On Thu, 20 Apr 2000, Robin Hanson wrote:
I'll take a swing at a couple of these:
> 1) Neuron Inventory -- The number of distinct types of neurons, and
> the number of each type in a typical human brain.
I'm not sure how many types there are currently, but you can bet it
is wrong. As they are finding out with cancer, it can look like a
duck and quack like a duck, but there are unrecognizable differences
between individual duck-twins. The only way to do this is
through careful mRNA abundance statistical analysis on a cell by cell
basis. We are just at the start of being able to do this (by using
lasers to destroy surrounding cells, so you can amplify the mRNA
in the single remaining cell up to the detection level). Doing this on
frozen or cryo-preserved samples could be very misleading due to
the stresses that occur prior to the sample being in stasis.
Over the next 10 years or so, I suspect you will see the number of
cell types climb. I have "heard" [no reference] that ~25% of the
genome is expressed in the brain. This may be due to the difficulty
of separating out different cell types (neuronal, glial, endothelial,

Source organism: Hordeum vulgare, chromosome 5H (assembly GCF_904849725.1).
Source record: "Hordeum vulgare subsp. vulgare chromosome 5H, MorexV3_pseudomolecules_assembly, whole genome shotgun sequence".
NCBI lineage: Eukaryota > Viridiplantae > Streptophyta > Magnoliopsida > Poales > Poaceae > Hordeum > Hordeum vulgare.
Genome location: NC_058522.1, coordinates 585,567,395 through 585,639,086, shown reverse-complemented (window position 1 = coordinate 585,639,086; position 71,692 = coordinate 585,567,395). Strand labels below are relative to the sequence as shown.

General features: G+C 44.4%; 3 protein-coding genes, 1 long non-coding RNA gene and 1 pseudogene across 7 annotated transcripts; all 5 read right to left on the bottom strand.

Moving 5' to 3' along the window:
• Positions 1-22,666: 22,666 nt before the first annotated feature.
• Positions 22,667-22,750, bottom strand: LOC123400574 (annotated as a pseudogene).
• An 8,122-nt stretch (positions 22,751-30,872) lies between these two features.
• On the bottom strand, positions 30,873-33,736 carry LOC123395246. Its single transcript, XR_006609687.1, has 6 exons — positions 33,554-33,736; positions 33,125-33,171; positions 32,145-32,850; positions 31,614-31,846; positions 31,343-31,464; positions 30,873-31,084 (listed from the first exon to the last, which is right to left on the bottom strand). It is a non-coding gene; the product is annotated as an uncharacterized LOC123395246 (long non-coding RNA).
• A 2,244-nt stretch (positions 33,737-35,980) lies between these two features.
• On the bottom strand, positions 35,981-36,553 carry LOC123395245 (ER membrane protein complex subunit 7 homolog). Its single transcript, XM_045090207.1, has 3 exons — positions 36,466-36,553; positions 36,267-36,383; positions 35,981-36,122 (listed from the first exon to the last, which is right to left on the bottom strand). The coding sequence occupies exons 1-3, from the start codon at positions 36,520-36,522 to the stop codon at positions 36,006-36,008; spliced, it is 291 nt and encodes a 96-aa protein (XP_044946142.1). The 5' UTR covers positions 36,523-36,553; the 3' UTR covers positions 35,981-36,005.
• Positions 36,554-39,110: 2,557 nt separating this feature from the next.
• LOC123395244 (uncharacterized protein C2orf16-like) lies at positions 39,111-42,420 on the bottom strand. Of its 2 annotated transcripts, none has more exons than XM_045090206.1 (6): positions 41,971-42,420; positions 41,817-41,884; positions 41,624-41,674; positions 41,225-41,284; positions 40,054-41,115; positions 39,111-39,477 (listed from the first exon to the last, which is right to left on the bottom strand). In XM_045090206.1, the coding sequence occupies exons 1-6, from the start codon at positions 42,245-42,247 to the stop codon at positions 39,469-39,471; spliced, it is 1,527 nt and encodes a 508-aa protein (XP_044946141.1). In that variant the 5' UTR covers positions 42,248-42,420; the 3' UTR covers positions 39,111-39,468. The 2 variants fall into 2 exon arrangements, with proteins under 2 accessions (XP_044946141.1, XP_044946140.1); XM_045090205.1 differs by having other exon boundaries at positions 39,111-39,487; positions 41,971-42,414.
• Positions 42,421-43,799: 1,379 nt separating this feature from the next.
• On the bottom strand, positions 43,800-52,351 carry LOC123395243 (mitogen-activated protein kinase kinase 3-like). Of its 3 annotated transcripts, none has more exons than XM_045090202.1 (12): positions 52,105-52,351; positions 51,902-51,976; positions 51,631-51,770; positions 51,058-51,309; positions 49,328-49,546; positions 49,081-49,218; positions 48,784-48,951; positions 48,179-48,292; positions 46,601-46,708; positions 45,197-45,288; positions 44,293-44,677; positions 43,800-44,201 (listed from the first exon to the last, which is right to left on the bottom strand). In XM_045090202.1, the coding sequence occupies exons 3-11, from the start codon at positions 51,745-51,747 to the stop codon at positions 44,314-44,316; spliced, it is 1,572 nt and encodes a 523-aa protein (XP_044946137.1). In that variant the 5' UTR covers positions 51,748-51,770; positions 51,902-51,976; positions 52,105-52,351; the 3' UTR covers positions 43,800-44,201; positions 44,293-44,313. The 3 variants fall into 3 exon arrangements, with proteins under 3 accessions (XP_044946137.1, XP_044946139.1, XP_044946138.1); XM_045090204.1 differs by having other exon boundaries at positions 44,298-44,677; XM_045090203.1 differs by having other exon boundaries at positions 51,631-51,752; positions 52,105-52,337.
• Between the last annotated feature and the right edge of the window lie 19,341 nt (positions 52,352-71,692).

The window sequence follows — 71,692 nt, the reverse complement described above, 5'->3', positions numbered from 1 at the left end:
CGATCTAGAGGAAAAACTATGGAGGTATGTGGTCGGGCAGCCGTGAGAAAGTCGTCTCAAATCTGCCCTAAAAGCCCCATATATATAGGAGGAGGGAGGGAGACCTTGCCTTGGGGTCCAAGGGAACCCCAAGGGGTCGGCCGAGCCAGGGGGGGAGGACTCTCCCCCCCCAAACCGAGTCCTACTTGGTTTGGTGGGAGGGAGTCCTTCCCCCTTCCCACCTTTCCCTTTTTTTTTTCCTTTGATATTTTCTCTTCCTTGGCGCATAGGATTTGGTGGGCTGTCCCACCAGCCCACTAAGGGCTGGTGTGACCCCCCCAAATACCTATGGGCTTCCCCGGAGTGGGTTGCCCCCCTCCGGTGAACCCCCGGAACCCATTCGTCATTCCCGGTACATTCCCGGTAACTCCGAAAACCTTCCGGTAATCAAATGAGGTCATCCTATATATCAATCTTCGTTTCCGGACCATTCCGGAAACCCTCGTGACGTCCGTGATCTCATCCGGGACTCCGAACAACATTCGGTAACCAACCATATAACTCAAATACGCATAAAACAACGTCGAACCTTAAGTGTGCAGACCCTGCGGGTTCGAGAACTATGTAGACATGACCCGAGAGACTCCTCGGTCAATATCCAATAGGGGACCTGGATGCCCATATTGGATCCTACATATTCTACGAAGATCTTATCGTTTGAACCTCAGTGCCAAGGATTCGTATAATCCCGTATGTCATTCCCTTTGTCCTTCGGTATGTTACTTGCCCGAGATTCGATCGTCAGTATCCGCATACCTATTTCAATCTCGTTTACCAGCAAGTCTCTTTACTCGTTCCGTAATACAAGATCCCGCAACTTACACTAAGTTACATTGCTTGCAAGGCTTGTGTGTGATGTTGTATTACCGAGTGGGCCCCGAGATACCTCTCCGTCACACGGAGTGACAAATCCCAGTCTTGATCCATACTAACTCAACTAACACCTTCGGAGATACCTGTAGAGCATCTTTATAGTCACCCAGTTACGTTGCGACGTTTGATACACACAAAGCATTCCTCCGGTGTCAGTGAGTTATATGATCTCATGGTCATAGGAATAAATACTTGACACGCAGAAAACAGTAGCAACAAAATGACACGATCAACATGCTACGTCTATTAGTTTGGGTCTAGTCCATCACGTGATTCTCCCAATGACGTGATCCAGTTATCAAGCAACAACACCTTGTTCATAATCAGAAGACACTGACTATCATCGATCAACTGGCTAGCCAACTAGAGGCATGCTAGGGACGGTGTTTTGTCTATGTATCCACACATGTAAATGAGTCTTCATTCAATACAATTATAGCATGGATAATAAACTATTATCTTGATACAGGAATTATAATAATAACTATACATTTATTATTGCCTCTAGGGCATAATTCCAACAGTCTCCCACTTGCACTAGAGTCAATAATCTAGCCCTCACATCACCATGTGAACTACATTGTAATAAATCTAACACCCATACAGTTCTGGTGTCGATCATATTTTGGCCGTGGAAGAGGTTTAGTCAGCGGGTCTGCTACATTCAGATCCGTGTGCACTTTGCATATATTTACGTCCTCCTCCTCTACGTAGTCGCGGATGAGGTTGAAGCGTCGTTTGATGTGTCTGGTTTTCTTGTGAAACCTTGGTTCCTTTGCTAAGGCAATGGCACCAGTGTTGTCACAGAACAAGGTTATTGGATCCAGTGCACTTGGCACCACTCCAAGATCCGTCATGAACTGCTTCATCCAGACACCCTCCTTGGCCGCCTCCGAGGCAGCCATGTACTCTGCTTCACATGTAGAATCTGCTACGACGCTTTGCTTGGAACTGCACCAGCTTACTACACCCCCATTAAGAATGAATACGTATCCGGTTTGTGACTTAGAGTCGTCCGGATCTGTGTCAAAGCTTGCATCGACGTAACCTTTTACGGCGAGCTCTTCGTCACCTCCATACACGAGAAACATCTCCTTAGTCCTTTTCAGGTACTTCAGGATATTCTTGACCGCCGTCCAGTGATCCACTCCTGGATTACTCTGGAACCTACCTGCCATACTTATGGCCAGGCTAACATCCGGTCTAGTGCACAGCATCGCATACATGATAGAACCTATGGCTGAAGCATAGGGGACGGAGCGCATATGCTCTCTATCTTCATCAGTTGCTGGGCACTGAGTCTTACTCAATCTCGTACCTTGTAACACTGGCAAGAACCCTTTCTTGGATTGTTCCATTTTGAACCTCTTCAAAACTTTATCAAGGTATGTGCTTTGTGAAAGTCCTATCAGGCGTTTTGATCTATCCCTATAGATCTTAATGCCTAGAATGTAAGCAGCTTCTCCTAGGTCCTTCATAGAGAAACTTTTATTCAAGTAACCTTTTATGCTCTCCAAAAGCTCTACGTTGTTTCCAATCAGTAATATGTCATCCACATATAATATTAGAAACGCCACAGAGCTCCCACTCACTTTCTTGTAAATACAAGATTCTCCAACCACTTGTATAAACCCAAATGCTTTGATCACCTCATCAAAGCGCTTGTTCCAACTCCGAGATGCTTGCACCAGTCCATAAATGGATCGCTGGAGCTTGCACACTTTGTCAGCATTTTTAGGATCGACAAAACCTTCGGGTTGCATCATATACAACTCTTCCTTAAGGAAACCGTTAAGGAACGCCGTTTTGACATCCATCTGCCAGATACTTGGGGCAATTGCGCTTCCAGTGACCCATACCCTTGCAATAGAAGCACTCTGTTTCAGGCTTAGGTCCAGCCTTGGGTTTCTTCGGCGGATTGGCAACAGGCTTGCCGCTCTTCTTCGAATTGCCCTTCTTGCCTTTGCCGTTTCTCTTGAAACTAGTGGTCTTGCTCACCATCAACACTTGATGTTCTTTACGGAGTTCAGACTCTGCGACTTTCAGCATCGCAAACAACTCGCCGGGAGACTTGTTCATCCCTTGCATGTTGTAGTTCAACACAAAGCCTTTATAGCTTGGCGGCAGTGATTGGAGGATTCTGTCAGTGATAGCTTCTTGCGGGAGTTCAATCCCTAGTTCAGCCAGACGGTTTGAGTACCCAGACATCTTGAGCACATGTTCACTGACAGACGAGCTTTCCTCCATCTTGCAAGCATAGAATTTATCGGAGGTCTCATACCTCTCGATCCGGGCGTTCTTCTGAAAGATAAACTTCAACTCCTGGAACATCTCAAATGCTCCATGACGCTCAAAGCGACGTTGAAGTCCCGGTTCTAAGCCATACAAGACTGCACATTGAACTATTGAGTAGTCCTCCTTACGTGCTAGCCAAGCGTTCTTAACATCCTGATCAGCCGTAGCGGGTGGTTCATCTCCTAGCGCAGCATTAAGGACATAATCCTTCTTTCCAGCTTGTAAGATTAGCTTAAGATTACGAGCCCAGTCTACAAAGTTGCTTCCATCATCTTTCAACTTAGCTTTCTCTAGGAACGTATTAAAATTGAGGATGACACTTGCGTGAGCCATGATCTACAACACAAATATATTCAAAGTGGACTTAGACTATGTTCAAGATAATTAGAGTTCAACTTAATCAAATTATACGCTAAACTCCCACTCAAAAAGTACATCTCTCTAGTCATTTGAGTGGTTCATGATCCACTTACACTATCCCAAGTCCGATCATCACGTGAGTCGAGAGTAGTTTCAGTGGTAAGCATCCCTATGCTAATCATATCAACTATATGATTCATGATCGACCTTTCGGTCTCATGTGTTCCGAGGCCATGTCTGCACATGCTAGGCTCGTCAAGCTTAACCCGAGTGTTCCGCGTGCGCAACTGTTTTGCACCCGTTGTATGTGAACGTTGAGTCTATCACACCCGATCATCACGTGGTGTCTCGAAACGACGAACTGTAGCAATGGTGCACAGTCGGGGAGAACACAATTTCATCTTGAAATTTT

etc.) from each other or it may be due to the fact that the brain is
is simply a *very* complex organ.
> 3) Resolution required -- The spatial/chemical resolution of a scanning
> technology that would be required to sufficiently reliably distinguish
> between the types of neurons, and to distinguish which neurons connect
> to which others via which kinds of synapses. (Assume one is repeated
> slicing and scanning a cryogenically frozen brain.)
If the neurons have unique surface receptors, you can do this today
using labeled antibodies. The problem is that you need to know
the information in (1) to know whether surface markers constitute
unique sets or whether cells with different internal operations
appear the same on the outside. If you are slicing through cell
interiors (as you describe), then you might be able to label internal
molecules in a similar fashion and get a better understanding of the
I'm not sure if you asked this question, but I think today's current
scans are quite a way from the resolution I think is required.
You could find out what the slice resolution was from the Brain Anatomy
(Visible Brain?) project at NIH and then check cell sizes in Nanomedicine.
I think you will find that the slices are much thicker than multiple cell
layers and way above axon thicknesses (necessary to trace linkages).
I don't envision any technologies improving on that much until
real nanotech comes along unless someone gets really excited about
applying MEMS micro-scalpels to the brain.
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